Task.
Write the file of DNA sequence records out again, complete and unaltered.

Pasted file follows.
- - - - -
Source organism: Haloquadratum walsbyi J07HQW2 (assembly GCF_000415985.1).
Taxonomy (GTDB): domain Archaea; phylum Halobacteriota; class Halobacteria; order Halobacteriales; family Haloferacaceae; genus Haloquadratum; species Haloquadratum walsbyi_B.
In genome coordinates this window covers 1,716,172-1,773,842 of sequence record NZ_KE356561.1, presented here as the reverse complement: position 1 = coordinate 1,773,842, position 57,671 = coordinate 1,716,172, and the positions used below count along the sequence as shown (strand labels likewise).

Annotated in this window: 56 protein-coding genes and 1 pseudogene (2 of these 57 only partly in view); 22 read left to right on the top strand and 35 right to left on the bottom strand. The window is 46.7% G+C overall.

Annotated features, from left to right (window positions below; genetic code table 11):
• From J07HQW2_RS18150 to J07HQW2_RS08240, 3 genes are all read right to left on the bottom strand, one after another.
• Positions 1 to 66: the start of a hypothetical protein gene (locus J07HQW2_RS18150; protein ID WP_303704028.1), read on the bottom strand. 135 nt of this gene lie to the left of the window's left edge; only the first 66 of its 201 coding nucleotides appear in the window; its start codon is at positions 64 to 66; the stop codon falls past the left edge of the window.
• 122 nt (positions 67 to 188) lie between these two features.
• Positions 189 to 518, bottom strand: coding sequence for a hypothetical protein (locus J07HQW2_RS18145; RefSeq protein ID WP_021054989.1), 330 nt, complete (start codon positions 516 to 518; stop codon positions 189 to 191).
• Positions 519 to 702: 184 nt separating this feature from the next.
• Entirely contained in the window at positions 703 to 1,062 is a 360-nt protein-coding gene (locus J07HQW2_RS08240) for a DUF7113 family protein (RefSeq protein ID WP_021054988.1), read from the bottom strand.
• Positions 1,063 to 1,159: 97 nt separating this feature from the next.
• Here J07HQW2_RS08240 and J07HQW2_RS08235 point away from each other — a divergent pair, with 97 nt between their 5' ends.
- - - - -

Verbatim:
Source organism: Haloquadratum walsbyi J07HQW2 (assembly GCF_000415985.1).
Taxonomy (GTDB): domain Archaea; phylum Halobacteriota; class Halobacteria; order Halobacteriales; family Haloferacaceae; genus Haloquadratum; species Haloquadratum walsbyi_B.
In genome coordinates this window covers 1,716,172-1,773,842 of sequence record NZ_KE356561.1, presented here as the reverse complement: position 1 = coordinate 1,773,842, position 57,671 = coordinate 1,716,172, and the positions used below count along the sequence as shown (strand labels likewise).

Annotated in this window: 56 protein-coding genes and 1 pseudogene (2 of these 57 only partly in view); 22 read left to right on the top strand and 35 right to left on the bottom strand. The window is 46.7% G+C overall.

Annotated features, from left to right (window positions below; genetic code table 11):
• From J07HQW2_RS18150 to J07HQW2_RS08240, 3 genes are all read right to left on the bottom strand, one after another.
• Positions 1 to 66: the start of a hypothetical protein gene (locus J07HQW2_RS18150; protein ID WP_303704028.1), read on the bottom strand. 135 nt of this gene lie to the left of the window's left edge; only the first 66 of its 201 coding nucleotides appear in the window; its start codon is at positions 64 to 66; the stop codon falls past the left edge of the window.
• 122 nt (positions 67 to 188) lie between these two features.
• Positions 189 to 518, bottom strand: coding sequence for a hypothetical protein (locus J07HQW2_RS18145; RefSeq protein ID WP_021054989.1), 330 nt, complete (start codon positions 516 to 518; stop codon positions 189 to 191).
• Positions 519 to 702: 184 nt separating this feature from the next.
• Entirely contained in the window at positions 703 to 1,062 is a 360-nt protein-coding gene (locus J07HQW2_RS08240) for a DUF7113 family protein (RefSeq protein ID WP_021054988.1), read from the bottom strand.
• Positions 1,063 to 1,159: 97 nt separating this feature from the next.
• Here J07HQW2_RS08240 and J07HQW2_RS08235 point away from each other — a divergent pair, with 97 nt between their 5' ends.